By: Brian Schutt
Since the invention of air conditioning, this question’s been around. What will save me more, to leave my air conditioning on when I’m away, turn up the thermostat, or turn off the air conditioner completely?

A conundrum indeed. And once you’ve likely heard different people give different answers. Here are some of the variables and factors that make this not a black and white issue, but rather a custom answer for your home.

One is the size of your home. Smaller homes will draw less energy and take less time to cool down.

Another factor is the size, efficiency, and insulation of your system and home. This was likely determined by whoever built your home and installed your system. In the linked article, Bob Vila gives a thorough analysis of the impact HVAC system size and proper insulation can have on your home’s energy costs.

Another, and probably the most important variable, is the outside temperature. This is pretty basic, but if the weatherman tells you it’s going to be a high of 75 vs. a high of 85, your decision becomes easier. If it’s 75 outside, it’s not going to get hotter inside, and thus cooling your place when you get home will not take as much time and not take as much energy.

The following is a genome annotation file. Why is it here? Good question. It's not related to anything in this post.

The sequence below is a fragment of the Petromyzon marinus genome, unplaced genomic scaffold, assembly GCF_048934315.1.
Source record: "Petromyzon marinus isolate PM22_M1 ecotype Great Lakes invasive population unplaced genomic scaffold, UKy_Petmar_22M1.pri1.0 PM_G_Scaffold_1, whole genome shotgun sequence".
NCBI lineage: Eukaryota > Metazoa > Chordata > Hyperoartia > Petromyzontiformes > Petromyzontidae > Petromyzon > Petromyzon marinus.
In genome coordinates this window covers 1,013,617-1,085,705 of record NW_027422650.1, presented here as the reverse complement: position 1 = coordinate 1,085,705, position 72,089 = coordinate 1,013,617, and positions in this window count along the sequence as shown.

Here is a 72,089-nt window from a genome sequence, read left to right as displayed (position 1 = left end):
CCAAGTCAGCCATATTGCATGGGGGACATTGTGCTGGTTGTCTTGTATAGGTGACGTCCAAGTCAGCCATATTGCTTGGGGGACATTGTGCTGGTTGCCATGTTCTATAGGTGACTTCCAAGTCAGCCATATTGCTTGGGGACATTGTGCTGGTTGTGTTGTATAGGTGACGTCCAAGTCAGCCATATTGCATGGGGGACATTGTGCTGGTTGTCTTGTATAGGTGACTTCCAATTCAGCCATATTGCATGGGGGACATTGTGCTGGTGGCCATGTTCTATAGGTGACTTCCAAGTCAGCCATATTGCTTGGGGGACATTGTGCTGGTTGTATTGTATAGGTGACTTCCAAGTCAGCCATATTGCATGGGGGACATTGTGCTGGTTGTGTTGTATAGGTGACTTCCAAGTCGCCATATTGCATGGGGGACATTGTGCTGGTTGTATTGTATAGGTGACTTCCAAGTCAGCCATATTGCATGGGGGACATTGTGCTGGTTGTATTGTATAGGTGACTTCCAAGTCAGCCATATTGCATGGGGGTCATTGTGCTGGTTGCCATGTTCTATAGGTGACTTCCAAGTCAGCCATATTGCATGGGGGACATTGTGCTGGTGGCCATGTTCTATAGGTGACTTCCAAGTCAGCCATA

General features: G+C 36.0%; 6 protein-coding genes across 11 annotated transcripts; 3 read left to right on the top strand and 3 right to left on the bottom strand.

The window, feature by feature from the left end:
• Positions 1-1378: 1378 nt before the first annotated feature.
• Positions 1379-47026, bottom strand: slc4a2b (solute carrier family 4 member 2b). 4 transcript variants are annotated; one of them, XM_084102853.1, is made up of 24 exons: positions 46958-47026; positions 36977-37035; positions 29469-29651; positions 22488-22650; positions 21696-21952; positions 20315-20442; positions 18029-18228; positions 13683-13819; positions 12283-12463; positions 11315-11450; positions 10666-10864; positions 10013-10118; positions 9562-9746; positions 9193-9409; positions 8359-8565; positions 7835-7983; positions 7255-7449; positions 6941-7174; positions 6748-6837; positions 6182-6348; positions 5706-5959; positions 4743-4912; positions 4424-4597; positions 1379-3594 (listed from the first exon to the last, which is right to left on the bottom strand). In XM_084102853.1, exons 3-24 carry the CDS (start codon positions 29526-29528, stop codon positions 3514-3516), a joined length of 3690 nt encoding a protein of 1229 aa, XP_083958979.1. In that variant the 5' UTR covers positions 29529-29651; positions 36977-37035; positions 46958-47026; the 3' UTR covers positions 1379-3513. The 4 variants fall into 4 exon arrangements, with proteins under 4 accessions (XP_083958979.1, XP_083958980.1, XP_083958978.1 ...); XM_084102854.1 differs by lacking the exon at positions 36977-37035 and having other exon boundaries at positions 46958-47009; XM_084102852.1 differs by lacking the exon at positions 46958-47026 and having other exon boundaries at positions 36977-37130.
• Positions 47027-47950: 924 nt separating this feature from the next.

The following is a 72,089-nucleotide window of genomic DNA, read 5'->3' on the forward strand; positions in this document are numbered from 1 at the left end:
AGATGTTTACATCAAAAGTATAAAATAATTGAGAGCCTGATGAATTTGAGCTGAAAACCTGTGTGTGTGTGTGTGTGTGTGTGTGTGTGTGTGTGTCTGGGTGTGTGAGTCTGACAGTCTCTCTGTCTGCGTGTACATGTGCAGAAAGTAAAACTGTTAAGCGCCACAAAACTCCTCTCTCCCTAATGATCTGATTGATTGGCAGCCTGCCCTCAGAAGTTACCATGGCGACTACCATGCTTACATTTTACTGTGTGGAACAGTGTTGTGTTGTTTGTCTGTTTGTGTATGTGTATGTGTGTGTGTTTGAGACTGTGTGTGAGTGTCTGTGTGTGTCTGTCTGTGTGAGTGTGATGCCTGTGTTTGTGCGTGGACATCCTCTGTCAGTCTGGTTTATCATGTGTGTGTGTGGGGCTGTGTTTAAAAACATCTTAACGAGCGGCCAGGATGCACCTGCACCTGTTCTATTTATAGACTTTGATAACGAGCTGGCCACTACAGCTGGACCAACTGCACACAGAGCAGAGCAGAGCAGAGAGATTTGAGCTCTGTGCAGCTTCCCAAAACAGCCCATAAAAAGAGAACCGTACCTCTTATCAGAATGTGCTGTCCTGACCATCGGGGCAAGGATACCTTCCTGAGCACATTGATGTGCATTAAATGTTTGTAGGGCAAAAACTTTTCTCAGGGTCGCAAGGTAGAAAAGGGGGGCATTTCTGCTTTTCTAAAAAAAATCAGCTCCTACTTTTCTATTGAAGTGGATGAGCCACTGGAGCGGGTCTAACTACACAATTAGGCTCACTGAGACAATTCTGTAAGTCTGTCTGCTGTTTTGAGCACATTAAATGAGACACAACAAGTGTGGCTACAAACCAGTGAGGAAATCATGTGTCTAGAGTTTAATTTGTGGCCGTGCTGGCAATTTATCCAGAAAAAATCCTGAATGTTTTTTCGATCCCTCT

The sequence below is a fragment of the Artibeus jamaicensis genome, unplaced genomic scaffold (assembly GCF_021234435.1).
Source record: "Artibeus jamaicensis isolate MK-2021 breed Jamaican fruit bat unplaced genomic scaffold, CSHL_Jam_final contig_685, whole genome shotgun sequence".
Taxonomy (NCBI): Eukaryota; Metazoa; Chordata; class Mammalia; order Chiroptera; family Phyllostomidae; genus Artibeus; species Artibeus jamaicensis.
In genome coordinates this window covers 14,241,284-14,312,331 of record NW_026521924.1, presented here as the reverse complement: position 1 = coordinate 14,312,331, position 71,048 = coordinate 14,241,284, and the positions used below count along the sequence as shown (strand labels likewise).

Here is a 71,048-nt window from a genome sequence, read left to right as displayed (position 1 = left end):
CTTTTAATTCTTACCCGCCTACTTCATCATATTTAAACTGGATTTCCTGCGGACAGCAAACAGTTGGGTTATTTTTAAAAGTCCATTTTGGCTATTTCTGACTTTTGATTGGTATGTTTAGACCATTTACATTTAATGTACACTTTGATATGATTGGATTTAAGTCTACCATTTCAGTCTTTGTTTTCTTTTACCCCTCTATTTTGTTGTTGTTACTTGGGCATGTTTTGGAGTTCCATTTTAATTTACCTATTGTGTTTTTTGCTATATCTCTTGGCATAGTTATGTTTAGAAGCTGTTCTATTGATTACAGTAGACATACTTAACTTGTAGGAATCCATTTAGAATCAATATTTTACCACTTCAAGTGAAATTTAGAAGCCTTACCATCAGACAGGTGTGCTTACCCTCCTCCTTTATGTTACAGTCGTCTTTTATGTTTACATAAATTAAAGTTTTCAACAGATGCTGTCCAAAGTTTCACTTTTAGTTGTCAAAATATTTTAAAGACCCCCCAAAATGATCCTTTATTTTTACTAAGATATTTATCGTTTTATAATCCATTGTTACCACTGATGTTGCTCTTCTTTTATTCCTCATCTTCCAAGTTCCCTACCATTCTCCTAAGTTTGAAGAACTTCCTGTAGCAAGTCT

However, on those muggy 85-degree days that we face in Central Indiana, the choice may not be clear. So, we suggest doing a little experiment. Requirements: pen, paper, ability to read the electric meter. On two-three like days do the following:

  1. Note the reading on your meter before leaving work
  2. Day 1: leave A/C at your preferred temperature (for my wife and I it’s 72 degrees) Day 2: Turn your A/C up to a higher temperature like 80 degrees Day 3: Turn off A/C completely.
  3. For days 2 and 3, return your thermostat to a comfortable temperature on your return home.
  4. After the thermostat returns to your desired temperature or a few hours after your return home, go back to the meter and note its reading.

At this point, just do the addition to see how much electricity you’ve used to get back to comfortable. Whichever uses less energy, saves you the most money, and is the customized answer to the age-old question.

* A side note and helpful hint are that for every degree above 80, you save roughly 3% on energy. Ergo, and moving from 80 to 85, should save roughly 15%.

And now you know the answer to the question: Should I turn off the air conditioner when not home?

Brady Wilson
Brady Wilson

company icon